Originally posted on i70baseball  |  Last updated 1/10/13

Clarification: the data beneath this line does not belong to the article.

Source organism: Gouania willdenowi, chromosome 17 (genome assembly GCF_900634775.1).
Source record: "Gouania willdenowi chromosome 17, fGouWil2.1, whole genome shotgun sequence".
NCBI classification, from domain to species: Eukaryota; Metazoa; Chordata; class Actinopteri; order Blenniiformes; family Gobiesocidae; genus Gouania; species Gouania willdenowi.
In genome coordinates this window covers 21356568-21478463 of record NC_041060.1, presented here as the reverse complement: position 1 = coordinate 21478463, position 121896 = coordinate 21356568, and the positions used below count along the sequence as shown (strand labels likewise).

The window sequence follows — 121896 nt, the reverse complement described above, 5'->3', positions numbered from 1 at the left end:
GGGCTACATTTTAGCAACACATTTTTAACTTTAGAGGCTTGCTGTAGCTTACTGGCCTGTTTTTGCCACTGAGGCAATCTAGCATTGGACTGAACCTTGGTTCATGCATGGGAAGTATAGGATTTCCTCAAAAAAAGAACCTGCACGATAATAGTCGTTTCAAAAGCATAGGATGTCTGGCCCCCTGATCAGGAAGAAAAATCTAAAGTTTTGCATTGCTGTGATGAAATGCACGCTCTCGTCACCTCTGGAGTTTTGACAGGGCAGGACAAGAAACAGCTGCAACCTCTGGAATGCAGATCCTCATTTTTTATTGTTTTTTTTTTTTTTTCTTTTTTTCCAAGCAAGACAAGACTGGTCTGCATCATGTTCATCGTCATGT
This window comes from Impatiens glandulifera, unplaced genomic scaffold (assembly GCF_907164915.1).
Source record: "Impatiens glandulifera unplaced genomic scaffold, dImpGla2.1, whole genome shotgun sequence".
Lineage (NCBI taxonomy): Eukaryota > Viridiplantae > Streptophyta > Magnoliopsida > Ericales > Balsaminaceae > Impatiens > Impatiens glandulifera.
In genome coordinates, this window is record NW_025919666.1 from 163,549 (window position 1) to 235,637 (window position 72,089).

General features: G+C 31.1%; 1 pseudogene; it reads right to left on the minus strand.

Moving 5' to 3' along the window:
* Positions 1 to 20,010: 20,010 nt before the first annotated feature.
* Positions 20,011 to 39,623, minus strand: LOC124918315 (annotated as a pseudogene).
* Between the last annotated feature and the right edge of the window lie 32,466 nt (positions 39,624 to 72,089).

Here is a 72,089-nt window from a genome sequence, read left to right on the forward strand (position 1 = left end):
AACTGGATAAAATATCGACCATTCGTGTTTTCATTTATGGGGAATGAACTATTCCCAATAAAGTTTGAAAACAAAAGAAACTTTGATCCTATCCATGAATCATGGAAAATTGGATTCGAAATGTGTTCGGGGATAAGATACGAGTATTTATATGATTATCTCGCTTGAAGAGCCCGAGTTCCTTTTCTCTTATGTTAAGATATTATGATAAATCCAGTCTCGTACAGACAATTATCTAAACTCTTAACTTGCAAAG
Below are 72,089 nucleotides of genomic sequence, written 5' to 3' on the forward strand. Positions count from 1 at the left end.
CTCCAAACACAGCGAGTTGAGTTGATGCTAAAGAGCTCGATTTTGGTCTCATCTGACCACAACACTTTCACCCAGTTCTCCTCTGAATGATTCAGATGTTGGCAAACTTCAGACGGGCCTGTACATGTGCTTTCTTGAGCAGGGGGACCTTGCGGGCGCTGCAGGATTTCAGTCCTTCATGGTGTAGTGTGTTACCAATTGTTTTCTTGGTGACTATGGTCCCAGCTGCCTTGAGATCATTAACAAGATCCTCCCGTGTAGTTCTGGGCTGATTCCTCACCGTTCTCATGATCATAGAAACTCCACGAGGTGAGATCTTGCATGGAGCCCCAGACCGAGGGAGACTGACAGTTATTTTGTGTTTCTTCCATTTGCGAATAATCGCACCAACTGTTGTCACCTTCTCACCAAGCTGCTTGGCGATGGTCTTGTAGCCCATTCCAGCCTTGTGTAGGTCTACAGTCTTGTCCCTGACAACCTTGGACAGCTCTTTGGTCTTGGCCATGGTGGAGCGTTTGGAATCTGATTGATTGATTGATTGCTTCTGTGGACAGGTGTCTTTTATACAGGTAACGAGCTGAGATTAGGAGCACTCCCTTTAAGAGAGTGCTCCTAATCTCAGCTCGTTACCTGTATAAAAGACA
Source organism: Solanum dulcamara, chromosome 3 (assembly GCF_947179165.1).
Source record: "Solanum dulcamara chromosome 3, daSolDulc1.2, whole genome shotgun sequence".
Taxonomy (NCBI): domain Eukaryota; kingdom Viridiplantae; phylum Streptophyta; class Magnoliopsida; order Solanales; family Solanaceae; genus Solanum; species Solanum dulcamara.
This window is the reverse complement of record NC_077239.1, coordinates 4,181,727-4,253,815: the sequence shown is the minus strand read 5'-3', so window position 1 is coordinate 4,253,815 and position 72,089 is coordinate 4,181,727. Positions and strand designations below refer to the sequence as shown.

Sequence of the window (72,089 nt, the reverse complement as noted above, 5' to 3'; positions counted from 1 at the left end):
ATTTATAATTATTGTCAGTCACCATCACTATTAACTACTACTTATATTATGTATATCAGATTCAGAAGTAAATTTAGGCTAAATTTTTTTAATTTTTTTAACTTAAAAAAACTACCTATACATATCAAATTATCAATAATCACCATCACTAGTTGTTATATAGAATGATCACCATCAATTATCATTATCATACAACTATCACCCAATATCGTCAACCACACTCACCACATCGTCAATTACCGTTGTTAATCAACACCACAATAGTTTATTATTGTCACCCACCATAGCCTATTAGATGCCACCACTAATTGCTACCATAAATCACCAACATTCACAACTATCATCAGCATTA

The result of this year’s Hall of Fame election, in which no payers were elected, is already controversial enough, but the number of votes for some players who appeared on the ballot for the first time is what could set the stage for vehement arguments for years to come. Known steroid users Roger Clemens and Barry Bonds graced the Hall of Fame ballot for the first time this year, and each received slightly more than one-third of the vote. That’s fine. Two-thirds of the Baseball Writers Association of America voting members said they don’t think steroid users should be in the Hall of Fame, at least not yet. The “not yet” part is what could get really messy in future years. Mark McGwire, who was one of the first steroid-era players to reach the Hall of Fame ballot, received about one-quarter of the votes in his first year of eligibility, and his percentage of votes has steadily decreased each year. This time he received 16.9 percent of the vote. Similarly, Rafael Palmeiro, who has more than 3,000 hits and 500 homeruns but tested positive for steroids, received just 8.8 percent of the vote. He received 11 percent in his first appearance on the ballot three years ago. In one sense, the relatively high number of votes Clemens and Bonds received could mean attitudes have softened toward steroid users in part because time continues to distance the sport from the height of the steroid years. It’s human nature for old wounds to begin to heal. Someone who gets punched in the face will want to punch the other person back immediately at the time of the altercation, but it takes a heck of a lot of effort to hold a grudge that burns just as hot many years later. However, if Clemens and Bonds receive more votes in future years because voters start to think steroid players should be elected, players such as McGwire, Palmeiro and Sammy Sosa should also see their vote totals rise. Otherwise, Clemens and Bonds simply got lucky to retire years after other players took the brunt of the punishment for using steroids. Some people try to use the logic that Clemens and Bonds were great before they started using steroids. That’s a possibility, but none of us know when these players started using steroids. Yet even with that sort of reasoning, McGwire set the rookie record for homeruns in a single season with 49 homeruns in 1987. Surely he was already considered a special player at that point. The greatness-before-steroids argument shouldn’t even matter. We don’t know when players began using steroids, and we never will. But, if Clemens and Bonds start to receive more Hall of Fame votes in upcoming years, so should McGwire, Palmeiro and Sosa. This problem even extends to current players. People talk about Alex Rodriguez as a future Hall of Famer even though he’s admitted he used steroids. He’s done the exact same things the 1990s steroid guys did, so why should his chance at being elected to the Hall of Fame be any better than the rest? There’s no easy answer to any of the current Hall of Fame debates. Given the voters relative inconsistencies, the cruelest part might be that the generation of baseball fans who watched and attended games in the steroid era might never know what to think of the greatest players of their time.
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